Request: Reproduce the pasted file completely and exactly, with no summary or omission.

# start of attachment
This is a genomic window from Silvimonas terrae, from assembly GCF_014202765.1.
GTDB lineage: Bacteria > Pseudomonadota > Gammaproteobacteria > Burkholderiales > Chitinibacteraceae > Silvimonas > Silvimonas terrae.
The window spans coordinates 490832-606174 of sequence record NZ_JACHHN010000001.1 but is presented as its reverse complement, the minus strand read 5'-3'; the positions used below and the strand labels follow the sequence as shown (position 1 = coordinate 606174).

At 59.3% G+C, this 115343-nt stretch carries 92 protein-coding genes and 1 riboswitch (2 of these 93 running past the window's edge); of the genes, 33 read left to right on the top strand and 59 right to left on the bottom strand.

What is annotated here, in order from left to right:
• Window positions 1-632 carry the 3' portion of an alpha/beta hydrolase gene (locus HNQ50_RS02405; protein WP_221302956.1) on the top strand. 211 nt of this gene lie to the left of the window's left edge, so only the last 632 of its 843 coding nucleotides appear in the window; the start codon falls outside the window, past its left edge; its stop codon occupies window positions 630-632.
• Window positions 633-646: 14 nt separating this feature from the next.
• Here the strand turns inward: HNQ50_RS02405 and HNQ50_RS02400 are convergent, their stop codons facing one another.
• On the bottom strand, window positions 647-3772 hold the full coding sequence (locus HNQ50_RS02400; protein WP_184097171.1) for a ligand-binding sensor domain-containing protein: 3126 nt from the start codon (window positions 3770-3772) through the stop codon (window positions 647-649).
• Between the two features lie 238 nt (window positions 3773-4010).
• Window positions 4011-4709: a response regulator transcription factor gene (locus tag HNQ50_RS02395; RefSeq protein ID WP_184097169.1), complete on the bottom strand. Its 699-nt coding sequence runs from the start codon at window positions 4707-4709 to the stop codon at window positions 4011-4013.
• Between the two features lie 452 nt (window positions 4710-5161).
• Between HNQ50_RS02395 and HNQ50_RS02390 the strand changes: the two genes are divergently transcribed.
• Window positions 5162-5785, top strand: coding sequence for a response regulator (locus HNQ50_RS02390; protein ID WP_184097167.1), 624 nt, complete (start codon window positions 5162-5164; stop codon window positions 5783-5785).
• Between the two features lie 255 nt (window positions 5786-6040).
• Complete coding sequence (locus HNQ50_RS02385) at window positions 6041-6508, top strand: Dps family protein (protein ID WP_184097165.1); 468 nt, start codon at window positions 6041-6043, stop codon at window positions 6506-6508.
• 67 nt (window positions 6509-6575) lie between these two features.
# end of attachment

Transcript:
This is a genomic window from Silvimonas terrae, from assembly GCF_014202765.1.
GTDB lineage: Bacteria > Pseudomonadota > Gammaproteobacteria > Burkholderiales > Chitinibacteraceae > Silvimonas > Silvimonas terrae.
The window spans coordinates 490832-606174 of sequence record NZ_JACHHN010000001.1 but is presented as its reverse complement, the minus strand read 5'-3'; the positions used below and the strand labels follow the sequence as shown (position 1 = coordinate 606174).

At 59.3% G+C, this 115343-nt stretch carries 92 protein-coding genes and 1 riboswitch (2 of these 93 running past the window's edge); of the genes, 33 read left to right on the top strand and 59 right to left on the bottom strand.

What is annotated here, in order from left to right:
• Window positions 1-632 carry the 3' portion of an alpha/beta hydrolase gene (locus HNQ50_RS02405; protein WP_221302956.1) on the top strand. 211 nt of this gene lie to the left of the window's left edge, so only the last 632 of its 843 coding nucleotides appear in the window; the start codon falls outside the window, past its left edge; its stop codon occupies window positions 630-632.
• Window positions 633-646: 14 nt separating this feature from the next.
• Here the strand turns inward: HNQ50_RS02405 and HNQ50_RS02400 are convergent, their stop codons facing one another.
• On the bottom strand, window positions 647-3772 hold the full coding sequence (locus HNQ50_RS02400; protein WP_184097171.1) for a ligand-binding sensor domain-containing protein: 3126 nt from the start codon (window positions 3770-3772) through the stop codon (window positions 647-649).
• Between the two features lie 238 nt (window positions 3773-4010).
• Window positions 4011-4709: a response regulator transcription factor gene (locus tag HNQ50_RS02395; RefSeq protein ID WP_184097169.1), complete on the bottom strand. Its 699-nt coding sequence runs from the start codon at window positions 4707-4709 to the stop codon at window positions 4011-4013.
• Between the two features lie 452 nt (window positions 4710-5161).
• Between HNQ50_RS02395 and HNQ50_RS02390 the strand changes: the two genes are divergently transcribed.
• Window positions 5162-5785, top strand: coding sequence for a response regulator (locus HNQ50_RS02390; protein ID WP_184097167.1), 624 nt, complete (start codon window positions 5162-5164; stop codon window positions 5783-5785).
• Between the two features lie 255 nt (window positions 5786-6040).
• Complete coding sequence (locus HNQ50_RS02385) at window positions 6041-6508, top strand: Dps family protein (protein ID WP_184097165.1); 468 nt, start codon at window positions 6041-6043, stop codon at window positions 6506-6508.
• 67 nt (window positions 6509-6575) lie between these two features.